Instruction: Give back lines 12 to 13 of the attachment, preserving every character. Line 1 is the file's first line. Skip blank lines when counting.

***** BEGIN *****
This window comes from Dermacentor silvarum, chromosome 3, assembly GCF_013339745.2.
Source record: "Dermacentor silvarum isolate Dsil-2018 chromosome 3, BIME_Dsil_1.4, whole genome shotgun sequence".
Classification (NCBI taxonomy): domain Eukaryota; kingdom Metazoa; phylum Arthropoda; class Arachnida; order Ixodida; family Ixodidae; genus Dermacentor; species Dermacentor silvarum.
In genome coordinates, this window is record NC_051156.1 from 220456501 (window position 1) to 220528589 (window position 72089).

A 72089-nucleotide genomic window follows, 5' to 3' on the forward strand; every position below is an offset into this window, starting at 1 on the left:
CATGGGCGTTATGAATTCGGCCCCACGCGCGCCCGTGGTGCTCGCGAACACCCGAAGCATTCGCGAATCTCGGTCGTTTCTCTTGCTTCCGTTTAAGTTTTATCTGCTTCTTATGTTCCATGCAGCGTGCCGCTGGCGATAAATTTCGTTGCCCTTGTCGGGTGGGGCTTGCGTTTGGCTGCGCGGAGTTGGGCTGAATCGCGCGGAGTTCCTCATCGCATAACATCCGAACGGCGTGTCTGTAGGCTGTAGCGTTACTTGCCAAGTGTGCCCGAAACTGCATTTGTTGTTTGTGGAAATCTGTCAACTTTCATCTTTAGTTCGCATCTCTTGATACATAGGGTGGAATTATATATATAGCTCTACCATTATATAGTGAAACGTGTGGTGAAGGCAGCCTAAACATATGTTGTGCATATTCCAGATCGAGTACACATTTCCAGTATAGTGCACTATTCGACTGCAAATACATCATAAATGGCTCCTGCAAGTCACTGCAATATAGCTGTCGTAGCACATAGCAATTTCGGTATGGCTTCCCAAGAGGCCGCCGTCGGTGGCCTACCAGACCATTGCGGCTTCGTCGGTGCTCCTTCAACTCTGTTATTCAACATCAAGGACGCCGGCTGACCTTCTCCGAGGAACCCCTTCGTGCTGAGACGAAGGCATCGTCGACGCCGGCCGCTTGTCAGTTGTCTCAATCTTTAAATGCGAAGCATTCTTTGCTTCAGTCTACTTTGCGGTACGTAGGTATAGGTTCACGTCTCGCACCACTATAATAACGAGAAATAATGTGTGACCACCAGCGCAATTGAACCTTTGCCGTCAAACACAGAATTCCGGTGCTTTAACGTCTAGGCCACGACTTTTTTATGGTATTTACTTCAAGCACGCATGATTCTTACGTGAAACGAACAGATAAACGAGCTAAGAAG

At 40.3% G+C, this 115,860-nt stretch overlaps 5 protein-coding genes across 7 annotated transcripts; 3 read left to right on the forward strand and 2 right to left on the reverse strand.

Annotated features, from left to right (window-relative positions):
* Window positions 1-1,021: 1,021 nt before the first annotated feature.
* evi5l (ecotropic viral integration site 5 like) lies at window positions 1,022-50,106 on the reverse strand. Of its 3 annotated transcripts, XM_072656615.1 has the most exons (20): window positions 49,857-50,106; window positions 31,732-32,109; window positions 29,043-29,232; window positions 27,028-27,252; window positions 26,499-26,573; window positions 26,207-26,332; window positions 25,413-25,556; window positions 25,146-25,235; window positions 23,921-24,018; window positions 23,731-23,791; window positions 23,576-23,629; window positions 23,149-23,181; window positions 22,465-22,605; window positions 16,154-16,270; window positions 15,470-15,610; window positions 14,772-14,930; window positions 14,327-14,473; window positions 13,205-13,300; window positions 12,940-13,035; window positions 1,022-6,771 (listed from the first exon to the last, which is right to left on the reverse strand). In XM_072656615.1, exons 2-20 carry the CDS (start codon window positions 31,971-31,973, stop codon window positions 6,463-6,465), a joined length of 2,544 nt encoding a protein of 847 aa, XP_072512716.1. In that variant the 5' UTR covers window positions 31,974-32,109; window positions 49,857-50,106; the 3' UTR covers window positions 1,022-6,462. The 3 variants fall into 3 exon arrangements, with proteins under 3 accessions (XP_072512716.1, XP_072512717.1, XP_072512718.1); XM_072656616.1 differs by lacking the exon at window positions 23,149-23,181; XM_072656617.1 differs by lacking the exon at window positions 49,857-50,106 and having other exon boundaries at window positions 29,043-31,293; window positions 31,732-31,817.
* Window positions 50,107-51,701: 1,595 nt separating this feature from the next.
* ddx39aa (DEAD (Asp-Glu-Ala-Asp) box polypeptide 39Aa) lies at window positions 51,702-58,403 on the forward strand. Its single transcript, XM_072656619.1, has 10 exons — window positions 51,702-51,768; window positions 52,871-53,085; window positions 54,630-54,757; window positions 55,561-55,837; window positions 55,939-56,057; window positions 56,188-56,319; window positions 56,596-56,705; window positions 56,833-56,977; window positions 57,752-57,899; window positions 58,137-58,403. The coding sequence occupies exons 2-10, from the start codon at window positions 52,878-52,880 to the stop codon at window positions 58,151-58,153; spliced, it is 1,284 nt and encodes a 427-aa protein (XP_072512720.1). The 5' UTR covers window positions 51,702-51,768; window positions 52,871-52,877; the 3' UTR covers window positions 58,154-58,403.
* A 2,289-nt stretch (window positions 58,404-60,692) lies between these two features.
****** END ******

* ddx39aa (DEAD (Asp-Glu-Ala-Asp) box polypeptide 39Aa) lies at window positions 51,702-58,403 on the forward strand. Its single transcript, XM_072656619.1, has 10 exons — window positions 51,702-51,768; window positions 52,871-53,085; window positions 54,630-54,757; window positions 55,561-55,837; window positions 55,939-56,057; window positions 56,188-56,319; window positions 56,596-56,705; window positions 56,833-56,977; window positions 57,752-57,899; window positions 58,137-58,403. The coding sequence occupies exons 2-10, from the start codon at window positions 52,878-52,880 to the stop codon at window positions 58,151-58,153; spliced, it is 1,284 nt and encodes a 427-aa protein (XP_072512720.1). The 5' UTR covers window positions 51,702-51,768; window positions 52,871-52,877; the 3' UTR covers window positions 58,154-58,403.
* A 2,289-nt stretch (window positions 58,404-60,692) lies between these two features.